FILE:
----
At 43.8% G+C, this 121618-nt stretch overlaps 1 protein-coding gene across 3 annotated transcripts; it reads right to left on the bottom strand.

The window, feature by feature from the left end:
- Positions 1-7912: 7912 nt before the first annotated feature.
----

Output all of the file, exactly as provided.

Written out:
At 43.8% G+C, this 121618-nt stretch overlaps 1 protein-coding gene across 3 annotated transcripts; it reads right to left on the bottom strand.

The window, feature by feature from the left end:
- Positions 1-7912: 7912 nt before the first annotated feature.